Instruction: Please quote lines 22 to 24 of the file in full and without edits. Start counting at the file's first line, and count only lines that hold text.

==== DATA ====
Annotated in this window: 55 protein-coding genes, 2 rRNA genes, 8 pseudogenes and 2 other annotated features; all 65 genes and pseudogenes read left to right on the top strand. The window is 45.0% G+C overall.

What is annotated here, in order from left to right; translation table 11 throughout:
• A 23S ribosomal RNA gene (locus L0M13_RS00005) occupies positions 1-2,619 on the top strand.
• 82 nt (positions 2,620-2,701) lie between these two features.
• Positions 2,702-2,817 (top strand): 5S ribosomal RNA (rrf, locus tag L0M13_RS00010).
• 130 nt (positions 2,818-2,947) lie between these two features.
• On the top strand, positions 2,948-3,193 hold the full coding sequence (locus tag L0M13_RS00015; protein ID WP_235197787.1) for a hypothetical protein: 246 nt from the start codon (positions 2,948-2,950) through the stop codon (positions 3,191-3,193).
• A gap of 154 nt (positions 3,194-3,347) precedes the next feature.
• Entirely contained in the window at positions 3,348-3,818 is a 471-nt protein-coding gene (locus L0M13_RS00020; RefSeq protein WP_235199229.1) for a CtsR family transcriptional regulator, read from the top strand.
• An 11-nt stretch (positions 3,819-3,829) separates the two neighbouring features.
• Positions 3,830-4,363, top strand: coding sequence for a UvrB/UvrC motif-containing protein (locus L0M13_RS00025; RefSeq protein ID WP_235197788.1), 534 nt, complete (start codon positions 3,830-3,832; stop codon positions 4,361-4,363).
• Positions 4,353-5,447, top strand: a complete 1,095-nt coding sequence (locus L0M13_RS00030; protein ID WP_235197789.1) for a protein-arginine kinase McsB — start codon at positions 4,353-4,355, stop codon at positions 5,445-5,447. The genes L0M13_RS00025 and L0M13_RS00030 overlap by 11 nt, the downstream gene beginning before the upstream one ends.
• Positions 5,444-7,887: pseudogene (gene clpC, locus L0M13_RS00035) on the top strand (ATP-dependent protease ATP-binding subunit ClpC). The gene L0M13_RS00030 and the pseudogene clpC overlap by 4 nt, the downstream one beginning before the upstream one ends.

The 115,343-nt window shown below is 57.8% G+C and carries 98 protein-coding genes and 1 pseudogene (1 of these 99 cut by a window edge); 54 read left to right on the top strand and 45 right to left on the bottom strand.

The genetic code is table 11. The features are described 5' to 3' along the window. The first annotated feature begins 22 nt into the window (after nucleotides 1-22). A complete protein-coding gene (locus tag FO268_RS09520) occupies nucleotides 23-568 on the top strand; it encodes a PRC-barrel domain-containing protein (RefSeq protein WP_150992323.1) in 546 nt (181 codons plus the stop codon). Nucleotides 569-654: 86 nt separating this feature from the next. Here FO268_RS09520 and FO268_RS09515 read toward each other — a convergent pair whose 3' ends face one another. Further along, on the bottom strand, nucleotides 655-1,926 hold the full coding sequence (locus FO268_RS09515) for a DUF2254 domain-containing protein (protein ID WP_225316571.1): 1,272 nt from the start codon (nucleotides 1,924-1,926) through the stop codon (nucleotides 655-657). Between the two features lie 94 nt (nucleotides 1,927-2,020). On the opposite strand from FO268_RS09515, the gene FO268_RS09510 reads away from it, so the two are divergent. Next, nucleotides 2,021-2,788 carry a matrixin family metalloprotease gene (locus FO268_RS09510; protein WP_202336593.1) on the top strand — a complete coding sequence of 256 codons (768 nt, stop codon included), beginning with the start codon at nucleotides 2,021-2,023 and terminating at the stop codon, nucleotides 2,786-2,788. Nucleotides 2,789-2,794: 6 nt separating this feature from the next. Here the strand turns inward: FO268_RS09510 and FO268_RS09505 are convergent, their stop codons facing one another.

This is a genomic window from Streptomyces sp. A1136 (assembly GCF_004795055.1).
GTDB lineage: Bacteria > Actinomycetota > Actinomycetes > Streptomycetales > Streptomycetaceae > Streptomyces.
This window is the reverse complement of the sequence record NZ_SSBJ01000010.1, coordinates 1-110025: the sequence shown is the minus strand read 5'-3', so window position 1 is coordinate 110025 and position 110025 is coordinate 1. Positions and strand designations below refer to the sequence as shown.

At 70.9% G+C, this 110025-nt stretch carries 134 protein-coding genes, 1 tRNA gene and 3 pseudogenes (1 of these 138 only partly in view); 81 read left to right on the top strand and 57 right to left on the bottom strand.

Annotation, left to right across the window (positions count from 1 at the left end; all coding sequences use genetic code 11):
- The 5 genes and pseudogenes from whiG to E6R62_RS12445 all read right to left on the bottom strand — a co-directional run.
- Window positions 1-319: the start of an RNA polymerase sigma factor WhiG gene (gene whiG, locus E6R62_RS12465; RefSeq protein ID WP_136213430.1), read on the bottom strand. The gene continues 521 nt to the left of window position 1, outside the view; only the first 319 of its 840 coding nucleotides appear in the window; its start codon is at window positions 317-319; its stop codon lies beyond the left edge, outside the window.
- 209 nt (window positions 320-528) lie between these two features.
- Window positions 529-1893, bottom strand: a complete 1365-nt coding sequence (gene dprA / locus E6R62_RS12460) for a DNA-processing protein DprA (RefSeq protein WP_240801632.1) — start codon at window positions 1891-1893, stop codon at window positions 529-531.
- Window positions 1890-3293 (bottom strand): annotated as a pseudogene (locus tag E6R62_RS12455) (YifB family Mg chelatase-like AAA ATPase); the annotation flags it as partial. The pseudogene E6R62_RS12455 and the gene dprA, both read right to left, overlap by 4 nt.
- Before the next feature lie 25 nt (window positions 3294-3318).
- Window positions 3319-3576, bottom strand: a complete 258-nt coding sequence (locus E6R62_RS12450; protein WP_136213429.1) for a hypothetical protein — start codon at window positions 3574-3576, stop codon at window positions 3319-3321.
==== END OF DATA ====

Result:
- Window positions 1-319: the start of an RNA polymerase sigma factor WhiG gene (gene whiG, locus E6R62_RS12465; RefSeq protein ID WP_136213430.1), read on the bottom strand. The gene continues 521 nt to the left of window position 1, outside the view; only the first 319 of its 840 coding nucleotides appear in the window; its start codon is at window positions 317-319; its stop codon lies beyond the left edge, outside the window.
- 209 nt (window positions 320-528) lie between these two features.
- Window positions 529-1893, bottom strand: a complete 1365-nt coding sequence (gene dprA / locus E6R62_RS12460) for a DNA-processing protein DprA (RefSeq protein WP_240801632.1) — start codon at window positions 1891-1893, stop codon at window positions 529-531.